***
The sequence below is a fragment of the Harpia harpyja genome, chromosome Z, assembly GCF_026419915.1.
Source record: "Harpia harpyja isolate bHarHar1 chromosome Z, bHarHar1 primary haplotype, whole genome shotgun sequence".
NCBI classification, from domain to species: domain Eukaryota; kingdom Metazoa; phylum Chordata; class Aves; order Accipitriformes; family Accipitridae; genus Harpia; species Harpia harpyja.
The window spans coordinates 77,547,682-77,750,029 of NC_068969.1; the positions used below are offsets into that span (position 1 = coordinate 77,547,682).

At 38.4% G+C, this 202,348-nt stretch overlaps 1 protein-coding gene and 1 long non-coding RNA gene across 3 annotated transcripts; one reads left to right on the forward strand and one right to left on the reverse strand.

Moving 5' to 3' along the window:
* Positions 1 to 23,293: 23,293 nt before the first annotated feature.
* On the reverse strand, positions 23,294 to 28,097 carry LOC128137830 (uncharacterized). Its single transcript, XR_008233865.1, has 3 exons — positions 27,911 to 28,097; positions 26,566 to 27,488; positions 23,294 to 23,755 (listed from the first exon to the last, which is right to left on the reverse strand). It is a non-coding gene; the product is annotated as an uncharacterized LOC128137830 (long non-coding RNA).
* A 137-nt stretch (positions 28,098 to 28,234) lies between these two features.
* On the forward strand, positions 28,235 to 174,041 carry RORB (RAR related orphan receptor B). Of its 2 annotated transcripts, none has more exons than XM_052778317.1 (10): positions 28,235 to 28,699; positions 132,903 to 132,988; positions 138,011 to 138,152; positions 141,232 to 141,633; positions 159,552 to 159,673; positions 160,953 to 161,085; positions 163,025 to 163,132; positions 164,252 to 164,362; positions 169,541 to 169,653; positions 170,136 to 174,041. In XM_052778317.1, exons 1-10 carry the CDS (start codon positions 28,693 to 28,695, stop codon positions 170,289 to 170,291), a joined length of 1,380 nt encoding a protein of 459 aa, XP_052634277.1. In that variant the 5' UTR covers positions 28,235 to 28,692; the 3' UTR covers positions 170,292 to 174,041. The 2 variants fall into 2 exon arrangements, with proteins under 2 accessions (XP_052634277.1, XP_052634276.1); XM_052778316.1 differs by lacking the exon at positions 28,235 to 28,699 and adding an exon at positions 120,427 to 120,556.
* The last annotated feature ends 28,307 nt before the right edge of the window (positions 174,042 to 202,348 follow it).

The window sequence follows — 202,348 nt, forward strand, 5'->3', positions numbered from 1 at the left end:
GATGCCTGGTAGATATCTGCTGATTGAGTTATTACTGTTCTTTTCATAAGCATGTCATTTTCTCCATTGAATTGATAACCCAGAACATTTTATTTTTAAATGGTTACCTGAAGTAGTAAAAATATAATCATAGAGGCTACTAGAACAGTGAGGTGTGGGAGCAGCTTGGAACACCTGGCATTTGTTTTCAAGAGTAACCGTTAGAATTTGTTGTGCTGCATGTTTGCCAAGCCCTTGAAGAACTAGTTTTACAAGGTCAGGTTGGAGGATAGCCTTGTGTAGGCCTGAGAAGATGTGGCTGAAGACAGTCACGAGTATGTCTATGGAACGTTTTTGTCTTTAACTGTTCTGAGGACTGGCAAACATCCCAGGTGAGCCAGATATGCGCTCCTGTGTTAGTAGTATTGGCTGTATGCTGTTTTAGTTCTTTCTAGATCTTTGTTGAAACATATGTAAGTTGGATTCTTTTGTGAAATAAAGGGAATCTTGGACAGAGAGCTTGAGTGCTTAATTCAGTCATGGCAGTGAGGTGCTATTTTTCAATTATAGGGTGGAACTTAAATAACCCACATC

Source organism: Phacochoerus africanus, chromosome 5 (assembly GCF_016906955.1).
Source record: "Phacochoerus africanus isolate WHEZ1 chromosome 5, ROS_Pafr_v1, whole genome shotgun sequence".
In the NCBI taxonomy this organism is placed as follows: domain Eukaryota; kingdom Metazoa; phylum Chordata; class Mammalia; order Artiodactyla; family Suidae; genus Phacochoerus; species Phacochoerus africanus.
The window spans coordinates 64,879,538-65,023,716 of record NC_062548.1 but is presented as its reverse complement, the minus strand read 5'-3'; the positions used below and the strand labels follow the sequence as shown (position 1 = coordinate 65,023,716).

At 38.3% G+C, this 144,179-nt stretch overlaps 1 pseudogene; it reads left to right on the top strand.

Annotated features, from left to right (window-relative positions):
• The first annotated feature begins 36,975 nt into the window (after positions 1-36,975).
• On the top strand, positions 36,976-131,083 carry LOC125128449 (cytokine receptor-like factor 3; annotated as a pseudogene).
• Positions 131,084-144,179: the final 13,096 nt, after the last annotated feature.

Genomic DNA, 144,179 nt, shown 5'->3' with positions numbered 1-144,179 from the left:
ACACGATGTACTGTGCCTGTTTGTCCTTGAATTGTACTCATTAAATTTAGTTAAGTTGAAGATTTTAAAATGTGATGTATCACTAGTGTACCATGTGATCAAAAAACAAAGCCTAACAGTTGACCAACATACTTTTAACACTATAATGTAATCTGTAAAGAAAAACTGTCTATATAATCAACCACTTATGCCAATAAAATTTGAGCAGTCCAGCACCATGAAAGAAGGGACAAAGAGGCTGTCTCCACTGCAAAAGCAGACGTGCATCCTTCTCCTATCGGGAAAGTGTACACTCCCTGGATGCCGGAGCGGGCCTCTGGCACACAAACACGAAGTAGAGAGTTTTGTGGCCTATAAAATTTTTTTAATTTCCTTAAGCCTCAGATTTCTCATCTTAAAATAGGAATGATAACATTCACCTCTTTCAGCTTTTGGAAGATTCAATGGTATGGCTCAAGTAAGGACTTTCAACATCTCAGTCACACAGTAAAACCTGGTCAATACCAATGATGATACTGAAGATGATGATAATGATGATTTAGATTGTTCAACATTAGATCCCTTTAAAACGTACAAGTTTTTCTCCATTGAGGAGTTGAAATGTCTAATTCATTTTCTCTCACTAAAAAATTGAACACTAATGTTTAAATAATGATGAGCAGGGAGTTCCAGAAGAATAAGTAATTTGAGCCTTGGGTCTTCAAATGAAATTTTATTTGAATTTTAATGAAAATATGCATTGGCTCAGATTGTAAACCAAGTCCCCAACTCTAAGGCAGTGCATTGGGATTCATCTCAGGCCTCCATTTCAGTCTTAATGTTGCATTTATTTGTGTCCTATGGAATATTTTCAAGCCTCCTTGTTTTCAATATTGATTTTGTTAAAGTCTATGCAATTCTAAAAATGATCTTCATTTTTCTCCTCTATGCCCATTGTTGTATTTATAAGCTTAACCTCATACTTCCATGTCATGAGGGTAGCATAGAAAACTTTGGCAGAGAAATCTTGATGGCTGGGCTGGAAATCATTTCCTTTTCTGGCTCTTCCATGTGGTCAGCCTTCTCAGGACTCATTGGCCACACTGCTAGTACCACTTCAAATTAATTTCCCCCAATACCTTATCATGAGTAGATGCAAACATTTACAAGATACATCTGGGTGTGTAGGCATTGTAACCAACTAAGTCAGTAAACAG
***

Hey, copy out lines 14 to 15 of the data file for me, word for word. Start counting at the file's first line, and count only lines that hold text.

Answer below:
Source organism: Phacochoerus africanus, chromosome 5 (assembly GCF_016906955.1).
Source record: "Phacochoerus africanus isolate WHEZ1 chromosome 5, ROS_Pafr_v1, whole genome shotgun sequence".